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Location: Amersfoort, Netherlands

I am a 40-something housewife that loves to make my home a cheerful place for my husband and myself. I love working each day on my handwork and inspiring others to unlock their creative muses. I have a blog where I write about my handwork and one in which I write about the changing seasons and things around my home and garden. Please stop by and visit me. While there, don't forget to leave a comment. I love hearing from you!

Wednesday, November 15, 2006

Step Seven

If making a loose bow, simply make a bow with ribbon (s) as desired and pin into place. I placed a glass pin in the top of the bow and use to flat headed regular pins in the bow to secure it. These pins fall in the bow itself and are not visible. Here are photos of the finished pinkeep from the front and back.

Also shown, 'Boo Pumpkin' front and back photo with cord.

Step Six

Once the piece is totally sewn you can decorate this by stitching on the cord or ribbon. This should be done with a couching stitch. This will also hide all the whipstitching giving a nicely finished look.

If using ribbon or a flat trim, sewing in place is not necessary. Simply pin it in place with your glass pins. If you want a bow or loop with the cord, you must plan the length needed for it as you stitch the cording in place. Be sure to secure the end of the trim if needed by placing a drop of glue on the start and finish to ensure it does not ravel. Wait for the glue to dry before pinning.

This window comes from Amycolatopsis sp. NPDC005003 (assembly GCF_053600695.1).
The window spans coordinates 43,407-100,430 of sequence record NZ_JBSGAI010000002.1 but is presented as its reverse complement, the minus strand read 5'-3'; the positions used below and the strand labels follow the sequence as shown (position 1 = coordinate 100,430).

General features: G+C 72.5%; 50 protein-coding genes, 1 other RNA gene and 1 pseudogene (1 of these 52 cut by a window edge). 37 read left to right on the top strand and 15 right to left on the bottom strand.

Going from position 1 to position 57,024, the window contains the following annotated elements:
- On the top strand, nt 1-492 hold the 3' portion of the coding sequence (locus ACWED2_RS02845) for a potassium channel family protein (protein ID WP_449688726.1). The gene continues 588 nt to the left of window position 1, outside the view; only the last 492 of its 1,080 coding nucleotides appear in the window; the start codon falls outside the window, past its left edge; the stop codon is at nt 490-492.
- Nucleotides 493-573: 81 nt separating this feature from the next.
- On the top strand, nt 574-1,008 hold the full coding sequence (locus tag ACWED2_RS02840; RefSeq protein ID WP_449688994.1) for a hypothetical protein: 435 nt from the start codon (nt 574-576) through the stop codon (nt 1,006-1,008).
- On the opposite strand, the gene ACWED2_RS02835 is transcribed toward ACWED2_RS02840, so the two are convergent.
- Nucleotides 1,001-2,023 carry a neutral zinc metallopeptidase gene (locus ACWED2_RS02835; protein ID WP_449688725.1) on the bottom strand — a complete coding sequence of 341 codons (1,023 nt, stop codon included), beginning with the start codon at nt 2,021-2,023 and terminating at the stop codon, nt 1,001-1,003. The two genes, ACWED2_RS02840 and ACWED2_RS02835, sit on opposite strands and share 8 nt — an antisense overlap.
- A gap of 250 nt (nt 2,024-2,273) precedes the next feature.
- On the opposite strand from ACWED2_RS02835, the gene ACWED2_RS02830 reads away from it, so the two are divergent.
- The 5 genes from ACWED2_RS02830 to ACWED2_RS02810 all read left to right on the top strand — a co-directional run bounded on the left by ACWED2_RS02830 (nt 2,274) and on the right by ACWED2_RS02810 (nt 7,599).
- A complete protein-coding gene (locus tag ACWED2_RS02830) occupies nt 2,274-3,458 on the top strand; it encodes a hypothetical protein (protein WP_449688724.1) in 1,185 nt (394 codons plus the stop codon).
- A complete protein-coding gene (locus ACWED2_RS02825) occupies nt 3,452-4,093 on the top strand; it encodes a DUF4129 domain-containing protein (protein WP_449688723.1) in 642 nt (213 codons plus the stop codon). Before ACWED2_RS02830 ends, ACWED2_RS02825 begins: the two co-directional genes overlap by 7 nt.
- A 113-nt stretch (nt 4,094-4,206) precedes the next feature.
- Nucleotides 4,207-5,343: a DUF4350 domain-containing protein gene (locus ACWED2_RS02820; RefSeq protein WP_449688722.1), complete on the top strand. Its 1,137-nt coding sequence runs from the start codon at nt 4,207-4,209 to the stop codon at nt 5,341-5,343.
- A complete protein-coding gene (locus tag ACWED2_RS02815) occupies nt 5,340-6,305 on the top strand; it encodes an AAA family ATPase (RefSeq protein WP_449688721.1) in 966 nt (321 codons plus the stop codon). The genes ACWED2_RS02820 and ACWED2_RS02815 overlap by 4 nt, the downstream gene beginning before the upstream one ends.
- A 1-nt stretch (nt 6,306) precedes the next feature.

Start pinning by placing the first pin in the corner (allow the trim to start exactly in the upper center which will be hidden by a bow later). The second pin is placed in the center of the side than a third on the next corner and you continue this around the pinkeep.

Couching stitch diagram:

Once you have pinned around the pinkeep, go back and place a pin between the corner and center pin all the way around the pinkeep. See photo above for placement. Cut the trim to size and place a drop of glue to the end once again and press in place. This should be given time to dry. If using ribbon, you can simply allow the edges to overlap by a fraction and it will be ready for the next stop. There is no need to glue.

If using cord, once you have couch stitch this in place, your cord will be then tied into a small bow which can then be unraveled slightly to give the look of a tassel. For cording, no glueing is necessary.

Step Five

Place the two pieces with the basted or glued sides together. Now start to whipstitch the two pieces together with ‘DMC’ thread. You will only need a single strand and be sure the knot falls between the two layers. Use every other backstitch to catch the whipstitch. (You may wish to use every backstitch which is okay as either way works fine.) If your backing is from fabric you simply whipstitch in the fabric. This stitching will disappear under your cord, trim or ribbon.

Step Four